By Neil Vigdor
An experienced ultramarathon athlete who has listed several of the highest mountains in the world was found dead this week in Yosemite National Park in California, according to the National Park Service.
The tourist, Fred Zalokar, has been missing since Saturday, according to park officials, saying his body was found by park rangers on Tuesday near the summit of Mount Clark, a granite peak that rises more than 11,500 feet.
The Park Service did not immediately reveal how Zalokar, 61, died, but longtime friend Sean Krom said in an interview Thursday that Zalokar fell. An autopsy is not scheduled until next week, according to the sheriff’s spokesman and coroner for Mariposa County.
Zalokar, who was from Reno, Nevada, went on an off-piste day hike Saturday and never returned, park officials said. He was reported missing on Sunday.
Crom, who first met Zalokar about 35 years ago while preparing for the 100-mile ultramarathon, said they climbed mountains around the world together and that his friend is fearless.
“Fred will be the one to climb the technical side and throw the rope to everyone else,” said Crom, who climbed Mount Aconcagua in Argentina, the highest point in America, with Zalocar and Mont Blanc on top. border of France and Italy.
The family of Zalokar, who was husband and father, said Thursday that it was not ready to comment.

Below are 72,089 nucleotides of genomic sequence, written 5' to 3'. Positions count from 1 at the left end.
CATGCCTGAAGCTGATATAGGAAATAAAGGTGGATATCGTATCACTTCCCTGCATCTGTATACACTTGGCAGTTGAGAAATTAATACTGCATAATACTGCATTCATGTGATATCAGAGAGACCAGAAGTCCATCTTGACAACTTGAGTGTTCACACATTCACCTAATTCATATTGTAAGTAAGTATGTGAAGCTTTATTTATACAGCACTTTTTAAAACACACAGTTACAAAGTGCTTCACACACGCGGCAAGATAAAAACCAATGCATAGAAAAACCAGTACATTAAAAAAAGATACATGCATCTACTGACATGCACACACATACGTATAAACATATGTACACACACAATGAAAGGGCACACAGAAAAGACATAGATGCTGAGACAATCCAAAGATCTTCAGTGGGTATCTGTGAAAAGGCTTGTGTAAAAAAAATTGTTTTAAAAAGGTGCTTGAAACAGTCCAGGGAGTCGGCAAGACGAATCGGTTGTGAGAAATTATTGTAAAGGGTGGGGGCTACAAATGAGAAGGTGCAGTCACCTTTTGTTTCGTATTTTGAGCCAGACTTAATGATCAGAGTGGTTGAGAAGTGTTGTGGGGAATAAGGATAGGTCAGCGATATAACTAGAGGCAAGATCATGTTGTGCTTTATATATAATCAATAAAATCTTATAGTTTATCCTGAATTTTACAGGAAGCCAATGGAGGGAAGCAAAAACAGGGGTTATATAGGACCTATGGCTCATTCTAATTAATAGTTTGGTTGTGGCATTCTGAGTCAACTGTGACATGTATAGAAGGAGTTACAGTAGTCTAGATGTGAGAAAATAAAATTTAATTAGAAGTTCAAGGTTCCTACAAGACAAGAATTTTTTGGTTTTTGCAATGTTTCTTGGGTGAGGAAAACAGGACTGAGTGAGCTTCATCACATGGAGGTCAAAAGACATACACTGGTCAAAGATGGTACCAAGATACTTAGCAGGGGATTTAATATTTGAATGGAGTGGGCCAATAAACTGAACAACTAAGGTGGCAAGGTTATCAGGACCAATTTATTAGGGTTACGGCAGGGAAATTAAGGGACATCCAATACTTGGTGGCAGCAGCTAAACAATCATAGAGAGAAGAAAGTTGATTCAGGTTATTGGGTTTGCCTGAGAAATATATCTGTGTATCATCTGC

His death prompted an outpouring of tribute to Zalokar, who was well known in the field of running and mountaineering competitions.
At the age of 55, Zalokar ran the New York Marathon in 2 hours 43 minutes 10 seconds in 2015, finishing first in his age group, according to official figures. In 2011, he finished the Boston Marathon in 2:34:52, the fastest time in the 50-54 age group.
According to his website, he was the first runner in his age group to win all six Abbott World Marathon Majors in New York, Boston, Chicago, London, Berlin and Tokyo. He also raced in marathons on all continents, including Antarctica, where, according to his website, he finished first in February 1999 at just over 3:45.
“When I heard about the 1998 Antarctica marathon, I thought, ‘Hey, I can do it! “- said Zalokar on his website.
He said the marathon was more practical and cost less than trying to climb Vinson Massif, the highest peak in Antarctica and one of the seven peaks, the nickname for the tallest mountains on every continent.
According to his website, he conquered at least four of them – Aconcagua (South America), Denali (North America), Kilimanjaro (Africa) and Elbrus (Europe). The fifth mountain, Kosciuszko, is considered the highest mountain in Australia.
“He didn’t climb Everest, but he tried,” Crom said.
Zalokar’s website is a cross between a scrapbook and a catalog of his exploits. On one page is a list of the countries that he said he visited, 137 in total, from Azerbaijan to Zimbabwe. There are photos of him walking down a granite mountain, standing with his hands up on a sand dune in Namibia and, of course, running.
“He was very adventurous,” said Crom. “He would have chosen a goal and stubbornly pursued it.”
From climbing every mountain over 14,000 feet in California to exploring the tallest volcanoes in Mexico, Zalokar has marked the peaks he has climbed on his website. This is known as “peak sacks,” said Crom, explaining that it is not unusual for Zalokar to go hiking up the mountain alone.
“We don’t know yet if he made it to the top of the mountain,” he said of Mount Clark, noting that park rangers would likely check the logbook at the summit. “Fred always signs in the logbook.”